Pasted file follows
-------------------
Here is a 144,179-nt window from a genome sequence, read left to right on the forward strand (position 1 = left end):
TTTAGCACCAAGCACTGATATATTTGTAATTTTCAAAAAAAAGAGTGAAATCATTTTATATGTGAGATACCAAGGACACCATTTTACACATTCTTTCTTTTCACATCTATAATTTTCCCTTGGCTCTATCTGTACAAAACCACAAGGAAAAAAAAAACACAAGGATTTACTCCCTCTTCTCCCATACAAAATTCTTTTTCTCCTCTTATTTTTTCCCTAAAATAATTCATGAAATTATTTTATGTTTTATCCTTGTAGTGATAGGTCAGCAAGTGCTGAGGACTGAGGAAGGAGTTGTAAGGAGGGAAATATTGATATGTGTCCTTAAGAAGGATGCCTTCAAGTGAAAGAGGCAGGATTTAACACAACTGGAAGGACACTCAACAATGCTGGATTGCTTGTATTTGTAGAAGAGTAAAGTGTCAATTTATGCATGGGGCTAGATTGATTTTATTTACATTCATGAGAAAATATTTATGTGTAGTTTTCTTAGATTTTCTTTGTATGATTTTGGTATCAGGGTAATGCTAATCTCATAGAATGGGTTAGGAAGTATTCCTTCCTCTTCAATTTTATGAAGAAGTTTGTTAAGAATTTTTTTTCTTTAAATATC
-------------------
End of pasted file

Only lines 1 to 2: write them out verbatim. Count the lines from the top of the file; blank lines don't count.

Here is a 144,179-nt window from a genome sequence, read left to right on the forward strand (position 1 = left end):
TTTAGCACCAAGCACTGATATATTTGTAATTTTCAAAAAAAAGAGTGAAATCATTTTATATGTGAGATACCAAGGACACCATTTTACACATTCTTTCTTTTCACATCTATAATTTTCCCTTGGCTCTATCTGTACAAAACCACAAGGAAAAAAAAAACACAAGGATTTACTCCCTCTTCTCCCATACAAAATTCTTTTTCTCCTCTTATTTTTTCCCTAAAATAATTCATGAAATTATTTTATGTTTTATCCTTGTAGTGATAGGTCAGCAAGTGCTGAGGACTGAGGAAGGAGTTGTAAGGAGGGAAATATTGATATGTGTCCTTAAGAAGGATGCCTTCAAGTGAAAGAGGCAGGATTTAACACAACTGGAAGGACACTCAACAATGCTGGATTGCTTGTATTTGTAGAAGAGTAAAGTGTCAATTTATGCATGGGGCTAGATTGATTTTATTTACATTCATGAGAAAATATTTATGTGTAGTTTTCTTAGATTTTCTTTGTATGATTTTGGTATCAGGGTAATGCTAATCTCATAGAATGGGTTAGGAAGTATTCCTTCCTCTTCAATTTTATGAAGAAGTTTGTTAAGAATTTTTTTTCTTTAAATATC